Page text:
Here Comes the Buzz

May 2, 2013

WCS entomologist Craig Gibbs reflects on this spring’s emergence of Brood II cicadas, seen only once every 17 years along the East Coast. Gibbs explains the ecological role of this remarkable phenomenon, part of the “microcosmos beneath our feet.”

It may not be as grand as the wildebeest migrations across Africa’s eastern savanna or the march of emperor penguins across miles of Antarctic ice to their inland nesting areas. But it is a wildlife phenomenon not seen elsewhere in the world.

Over the next few weeks, as soil temperatures reach a sustained temperature of 64 degrees, cicadas from Connecticut to North Carolina will emerge from their subterranean world for the first time since they burrowed underground as nymphs in 1996, returning in numbers that dwarf those other spectacles. The buzzing of males will be heard in a mating ritual that stretches back to at least the ice age. Then, within six weeks, they will all be dead, hundreds of millions, if not billions, of them, and their progeny will not be seen until 2030.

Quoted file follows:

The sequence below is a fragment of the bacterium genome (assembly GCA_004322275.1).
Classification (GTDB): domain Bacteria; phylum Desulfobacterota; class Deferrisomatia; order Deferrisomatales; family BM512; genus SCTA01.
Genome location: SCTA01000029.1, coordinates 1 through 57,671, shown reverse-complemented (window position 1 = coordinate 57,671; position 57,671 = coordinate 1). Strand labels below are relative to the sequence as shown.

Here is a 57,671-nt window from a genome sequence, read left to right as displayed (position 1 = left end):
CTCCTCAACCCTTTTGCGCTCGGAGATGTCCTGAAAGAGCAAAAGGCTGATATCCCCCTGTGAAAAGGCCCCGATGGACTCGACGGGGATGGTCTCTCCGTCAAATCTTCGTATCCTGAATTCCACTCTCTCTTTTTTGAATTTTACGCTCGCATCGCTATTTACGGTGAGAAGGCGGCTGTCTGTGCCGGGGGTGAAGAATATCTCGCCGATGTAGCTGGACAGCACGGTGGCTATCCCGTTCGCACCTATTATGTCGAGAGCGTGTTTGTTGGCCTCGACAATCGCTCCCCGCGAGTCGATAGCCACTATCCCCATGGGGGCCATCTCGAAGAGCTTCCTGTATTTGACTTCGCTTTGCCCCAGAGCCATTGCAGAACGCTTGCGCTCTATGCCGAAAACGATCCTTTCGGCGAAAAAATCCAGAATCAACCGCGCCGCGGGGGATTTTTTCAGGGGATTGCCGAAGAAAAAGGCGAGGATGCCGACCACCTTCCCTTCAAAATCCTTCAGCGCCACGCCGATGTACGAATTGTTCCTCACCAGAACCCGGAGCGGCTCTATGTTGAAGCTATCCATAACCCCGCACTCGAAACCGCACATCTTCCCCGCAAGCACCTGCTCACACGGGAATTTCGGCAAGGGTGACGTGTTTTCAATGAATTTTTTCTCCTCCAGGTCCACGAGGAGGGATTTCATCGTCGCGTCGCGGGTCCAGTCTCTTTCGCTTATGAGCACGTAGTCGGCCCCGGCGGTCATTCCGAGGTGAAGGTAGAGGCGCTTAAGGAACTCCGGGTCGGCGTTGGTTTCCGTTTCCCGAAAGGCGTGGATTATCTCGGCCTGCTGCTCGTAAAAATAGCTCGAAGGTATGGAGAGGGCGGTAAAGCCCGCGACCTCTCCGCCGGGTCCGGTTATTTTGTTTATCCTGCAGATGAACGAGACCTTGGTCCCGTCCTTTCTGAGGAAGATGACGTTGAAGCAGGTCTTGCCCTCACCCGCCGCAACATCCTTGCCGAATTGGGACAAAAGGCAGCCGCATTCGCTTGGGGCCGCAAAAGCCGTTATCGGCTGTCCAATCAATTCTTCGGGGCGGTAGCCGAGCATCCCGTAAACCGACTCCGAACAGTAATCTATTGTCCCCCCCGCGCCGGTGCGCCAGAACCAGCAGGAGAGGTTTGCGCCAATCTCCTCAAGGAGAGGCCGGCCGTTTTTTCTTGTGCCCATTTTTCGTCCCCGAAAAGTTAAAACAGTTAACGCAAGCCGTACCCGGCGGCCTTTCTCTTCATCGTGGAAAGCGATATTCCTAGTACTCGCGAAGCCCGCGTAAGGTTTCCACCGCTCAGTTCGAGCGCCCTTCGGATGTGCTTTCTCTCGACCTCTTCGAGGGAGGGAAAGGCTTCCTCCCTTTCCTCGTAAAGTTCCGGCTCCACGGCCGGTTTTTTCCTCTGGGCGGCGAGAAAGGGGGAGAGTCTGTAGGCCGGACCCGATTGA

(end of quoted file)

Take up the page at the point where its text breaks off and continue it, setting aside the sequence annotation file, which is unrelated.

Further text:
These are the Brood II cicadas, one of the longest living insects in the world, seen only once every 17 years along the East Coast. 

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